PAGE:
Fordham University            The Jesuit University of New York

James Nathaniel


James Nathaniel 

33rd Interview
Interviewee: Jim Nathaniel
Interviewer: Mark Naison
No Date of Interview
Summarized by Alice Stryker

When Jim was 14 his family moved to the Bronx from Brooklyn. The family found the Bronx through the New York City Housing Authority and moved to the Eastchester Projects. The development had been around for sometime, but there were very few black families living in the building. His parents saw the move as a step up in the world. They had 8 children and the Eastchester projects provided them with more space for their family. When the Nathaniels moved, Jim’s father worked as a stevedore in a market in lower Manhattan. Jim quickly made friends because of his athleticism. He loved basketball and met many of his friends on the courts.  In addition to his parents, many adults in the building and neighborhood would serve as mentors to the boys growing up in the area.

Jim began high school in the Bronx at Evander. The school was predominately white, with some Black students coming from the Boston Road area. He said he felt as though he was behind the White students because of the way they participated in class and how they responded to questions. The White students tended to only socialize with other White students and Black students only socialized with other Black students. He and his friends formed a social club that they called Club International. They had blazers that they would wear and were exclusively from the Eastchester Projects. He describes the teachers at Evander as willing to work with the students who wanted to learn, regardless of race. When he was a junior, he began playing on Evander’s basketball team. When entering high school, he had no intention of going to college. However, his guidance counselor really influenced him and he ended up going to Pace University.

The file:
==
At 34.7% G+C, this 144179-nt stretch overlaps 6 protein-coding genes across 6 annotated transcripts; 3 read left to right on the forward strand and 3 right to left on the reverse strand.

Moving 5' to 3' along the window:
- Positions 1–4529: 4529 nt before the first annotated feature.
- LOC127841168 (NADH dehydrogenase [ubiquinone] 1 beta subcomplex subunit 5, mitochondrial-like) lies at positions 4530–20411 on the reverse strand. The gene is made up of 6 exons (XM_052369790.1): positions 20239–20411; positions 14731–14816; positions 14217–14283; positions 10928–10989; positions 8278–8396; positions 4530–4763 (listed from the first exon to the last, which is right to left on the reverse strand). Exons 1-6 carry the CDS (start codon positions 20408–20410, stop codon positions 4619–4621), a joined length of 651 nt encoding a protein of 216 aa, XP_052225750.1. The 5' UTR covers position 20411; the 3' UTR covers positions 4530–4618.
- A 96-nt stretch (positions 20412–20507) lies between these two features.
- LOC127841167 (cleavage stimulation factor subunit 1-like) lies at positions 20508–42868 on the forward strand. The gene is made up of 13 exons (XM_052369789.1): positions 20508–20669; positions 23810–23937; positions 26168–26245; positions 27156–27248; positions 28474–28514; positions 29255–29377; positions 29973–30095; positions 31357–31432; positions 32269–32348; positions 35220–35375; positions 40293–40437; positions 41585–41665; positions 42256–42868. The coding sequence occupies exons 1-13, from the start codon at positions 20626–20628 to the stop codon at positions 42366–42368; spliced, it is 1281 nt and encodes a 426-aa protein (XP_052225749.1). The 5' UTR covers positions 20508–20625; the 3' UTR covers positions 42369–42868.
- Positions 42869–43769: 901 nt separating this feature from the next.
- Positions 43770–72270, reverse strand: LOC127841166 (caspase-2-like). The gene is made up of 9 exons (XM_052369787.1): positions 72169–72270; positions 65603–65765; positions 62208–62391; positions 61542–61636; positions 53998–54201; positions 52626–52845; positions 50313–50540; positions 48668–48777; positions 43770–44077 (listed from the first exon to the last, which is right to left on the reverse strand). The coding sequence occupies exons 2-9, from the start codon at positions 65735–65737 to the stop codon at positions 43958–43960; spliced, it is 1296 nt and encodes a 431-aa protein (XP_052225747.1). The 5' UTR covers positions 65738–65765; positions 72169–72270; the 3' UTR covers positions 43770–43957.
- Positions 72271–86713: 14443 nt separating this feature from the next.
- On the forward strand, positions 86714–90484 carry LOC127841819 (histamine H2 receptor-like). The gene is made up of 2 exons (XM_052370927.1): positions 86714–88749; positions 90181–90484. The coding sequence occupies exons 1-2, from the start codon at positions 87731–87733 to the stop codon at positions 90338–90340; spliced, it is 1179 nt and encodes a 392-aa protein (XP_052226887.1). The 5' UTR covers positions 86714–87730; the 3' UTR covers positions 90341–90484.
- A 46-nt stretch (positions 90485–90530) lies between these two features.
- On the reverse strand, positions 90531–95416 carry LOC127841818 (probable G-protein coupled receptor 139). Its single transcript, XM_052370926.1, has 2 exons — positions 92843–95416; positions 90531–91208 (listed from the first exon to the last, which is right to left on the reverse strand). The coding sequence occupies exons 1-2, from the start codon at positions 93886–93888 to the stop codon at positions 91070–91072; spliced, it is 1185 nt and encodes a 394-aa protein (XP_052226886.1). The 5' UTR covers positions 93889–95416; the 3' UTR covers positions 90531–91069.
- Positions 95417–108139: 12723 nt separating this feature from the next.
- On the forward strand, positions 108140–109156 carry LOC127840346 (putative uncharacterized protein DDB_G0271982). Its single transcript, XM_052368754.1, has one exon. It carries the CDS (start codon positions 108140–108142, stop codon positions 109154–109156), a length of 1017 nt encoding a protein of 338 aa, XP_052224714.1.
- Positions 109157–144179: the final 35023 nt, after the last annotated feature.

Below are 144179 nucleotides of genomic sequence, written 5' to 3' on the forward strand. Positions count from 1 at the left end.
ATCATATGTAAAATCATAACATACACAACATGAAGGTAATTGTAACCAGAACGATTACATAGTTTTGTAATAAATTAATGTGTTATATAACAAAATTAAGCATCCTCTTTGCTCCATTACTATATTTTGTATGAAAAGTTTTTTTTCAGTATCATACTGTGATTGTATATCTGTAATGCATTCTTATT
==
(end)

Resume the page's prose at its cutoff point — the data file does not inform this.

In the 1950’s a group of Black men in the Eastchester projects were involved with the N.A.A.C.P protest of a Whitecastle in Aliton which was not hiring Blacks. He and his parents were not involved, but many families and adults in the Eastchester Projects were getting involved with social movements at the time. There was racial tension in the Bronx. Jim describes a lot of tension between the Italian students and the Black students. One day Jim was walking home from school, and a gang of Italians surrounded him. Fortunately he was saved because he used to play basketball with one of them.

In 1959-1960, he saw heroin come to the Bronx. When it first got to his projects, many of the users would get on the Dinky and go to Harlem to get the drugs. In 1960-1962, he first noticed White Flight. There were more break-ins and Eastchester in general became less safe. In 1964, he left and got his own place in the Bronx on Carpen Ave, near 219th street. Prior to drugs, if a person was jumped, he or should would only be beaten up. However, with the onset of drugs and gangs, guns became the weapon of choice.

Primarily, his work has been with city governments. He is now a term CEO for a nonprofit group. His wife grew up in Melrose Housing. He ends the interview with some of his recent experiences in the Bronx and with his thoughts on current Bronx culture and youth.

Keywords: Brooklyn, New York City Housing Authority, Eastchester Projects, Berk and 80th street, Evander High School, stevedore, Fish Avenue, social clubs, Fordham Baldies, Pace University, Dinky, drugs, Harlem, numbers, Orchard Park, Riece park, White Flight, Carpen Ave and 219th street, dating, Melrose Housing,


© 2009 Bronx African-American History Project at Fordham University

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